1st Edition

The European Union’s Engagement with Transnational Policy Networks

Edited By Stephen Kingah, Vivien Ann Schmidt, Wang Yong Copyright 2016
    178 Pages
    by Routledge

    178 Pages
    by Routledge

    This book is the first of its kind to paint a comprehensive picture of the manner in which the European Union (the EU) interacts with transnational policy networks (TPNs). The TPNs covered are those in a variety of fields including: conflict-prone natural resources, health, energy security, migration, human trafficking, combating of terrorism financing and climate change. The chapters are developed around six main lines of inquiry. The lines of inquiry articulated are: modalities through which the EU influences TPNs around the world, TPNs’ influence of policy and decision-making within the EU, conditions under which engagement between the TPNs and the EU may be regarded as successful, the identity and location of the TPNs and finally the added value or futility of a strategy developed in Brussels to weaken or fortify interactions with the networks studied. The importance of TPNs should be approached from the angle of the heightened attention now placed on informal modes of decision making. Increasingly there is a sense that many international decisions are adopted and internalized through networks that can be efficient yet wanting in transparency. The book unveils complex debates on the inter-phase between inter-governmental / supranational entities like the EU, on the one hand, and networks, on the other. The physiognomy of this inter-phase matters not only for the EU but also for other such inter-governmental/ supranational bodies as well as networks. This book was previously published as a special issue of Contemporary Politics.

    1. Setting the scene: the European Union’s engagement with transnational policy networks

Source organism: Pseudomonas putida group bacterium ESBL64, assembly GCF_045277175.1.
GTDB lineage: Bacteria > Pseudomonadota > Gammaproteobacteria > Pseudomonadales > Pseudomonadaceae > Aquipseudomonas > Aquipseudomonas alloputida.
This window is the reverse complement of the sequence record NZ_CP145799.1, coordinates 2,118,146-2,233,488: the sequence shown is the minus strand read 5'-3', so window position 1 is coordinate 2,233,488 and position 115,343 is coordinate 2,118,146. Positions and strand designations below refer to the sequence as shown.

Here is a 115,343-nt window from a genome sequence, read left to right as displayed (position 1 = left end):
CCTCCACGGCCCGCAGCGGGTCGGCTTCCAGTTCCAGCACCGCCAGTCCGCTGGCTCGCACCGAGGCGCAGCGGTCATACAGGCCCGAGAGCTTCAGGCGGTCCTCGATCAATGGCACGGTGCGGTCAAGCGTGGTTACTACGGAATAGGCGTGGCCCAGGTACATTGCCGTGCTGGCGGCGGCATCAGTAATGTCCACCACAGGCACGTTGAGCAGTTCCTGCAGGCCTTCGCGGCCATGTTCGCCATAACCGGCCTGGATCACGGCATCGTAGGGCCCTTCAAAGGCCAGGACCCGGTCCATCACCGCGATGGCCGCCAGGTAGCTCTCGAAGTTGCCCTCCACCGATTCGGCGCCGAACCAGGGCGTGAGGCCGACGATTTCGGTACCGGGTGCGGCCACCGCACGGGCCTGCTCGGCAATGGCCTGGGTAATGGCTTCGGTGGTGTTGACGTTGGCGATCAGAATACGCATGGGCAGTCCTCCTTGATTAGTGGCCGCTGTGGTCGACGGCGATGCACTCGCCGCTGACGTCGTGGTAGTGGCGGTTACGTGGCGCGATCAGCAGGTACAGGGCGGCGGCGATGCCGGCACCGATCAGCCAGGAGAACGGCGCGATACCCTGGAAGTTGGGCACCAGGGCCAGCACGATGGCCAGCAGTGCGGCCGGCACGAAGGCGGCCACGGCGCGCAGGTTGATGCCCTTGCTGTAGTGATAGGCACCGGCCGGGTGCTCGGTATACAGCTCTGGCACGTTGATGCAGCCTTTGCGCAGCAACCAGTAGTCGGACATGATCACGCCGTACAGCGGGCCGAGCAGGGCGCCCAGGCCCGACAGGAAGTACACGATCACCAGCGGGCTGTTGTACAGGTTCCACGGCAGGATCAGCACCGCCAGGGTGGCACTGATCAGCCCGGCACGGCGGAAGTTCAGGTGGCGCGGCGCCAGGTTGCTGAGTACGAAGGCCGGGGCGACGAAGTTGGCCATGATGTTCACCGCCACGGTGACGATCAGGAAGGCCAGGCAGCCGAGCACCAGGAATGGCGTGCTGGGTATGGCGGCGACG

Stephen Kingah, Vivien Schmidt and Wang Yong

    2. Assessing the European Union’s Engagement with transnational policy networks on conflict-prone natural resources
    Raynold Wonder Alorse, W.R. Nadège Compaoré and J. Andrew Grant

    3. The European Union and transnational health policy networks: a case study of interaction with the Global Fund
    Vincent Rollet and Ana B. Amaya

    4. The European Union and its energy security challenges: engagement through and with networks
    Rafael Leal-Arcas, Juan Alemany Ríos and Constantino Grasso

    5. Transnational policy networks and the European Union’s energy policy
    Alexandra-Maria Bocse

    6. Energy Security in China – European Union relations: framing further efforts of collaboration
    Daojiong Zha

    7. Transnational policy networks in the migration field: a challenge for the European Union
    Petra Mezzetti and Sebastiano Ceschi

    8. The European Union’s networked approach to human trafficking
    Judeska L. M. Isenia and Stephen Kingah

    9. Regulating money laundering for terrorism financing: EU-US transnational policy networks and the financial action task force
    Stephen Kingah and Marieke Zwartjes

    10. The EU in transnational climate networks: the case of the partnership for market readiness Katja Biedenkopf

    11. The European Union’s role in networks on removal of fossil fuel subsidies and disclosure of climate change information
    Yuliya Rashchupkina


    Stephen Kingah is research fellow, United Nations University Institute on Comparative Regional Integration Studies, Bruges, Belgium. He previously served as an ad hoc administrator in the European Union Commission. Recent publications include Access to Medicines and Vaccines in the South: Coherence of Rules and Policies Applied by the European Commission (2011) and Global and Regional leadership of BRICS countries(2015).

    Vivien Schmidt is Jean Monnet Professor of European Integration, founding director of the Center for the Study of Europe, director of the Center of International Relations and Professor of International Relations and Political Science, Boston University.

    Wang Yong is Professor at the School of International Studies and the director of the Center for International Political Economy, Peking University.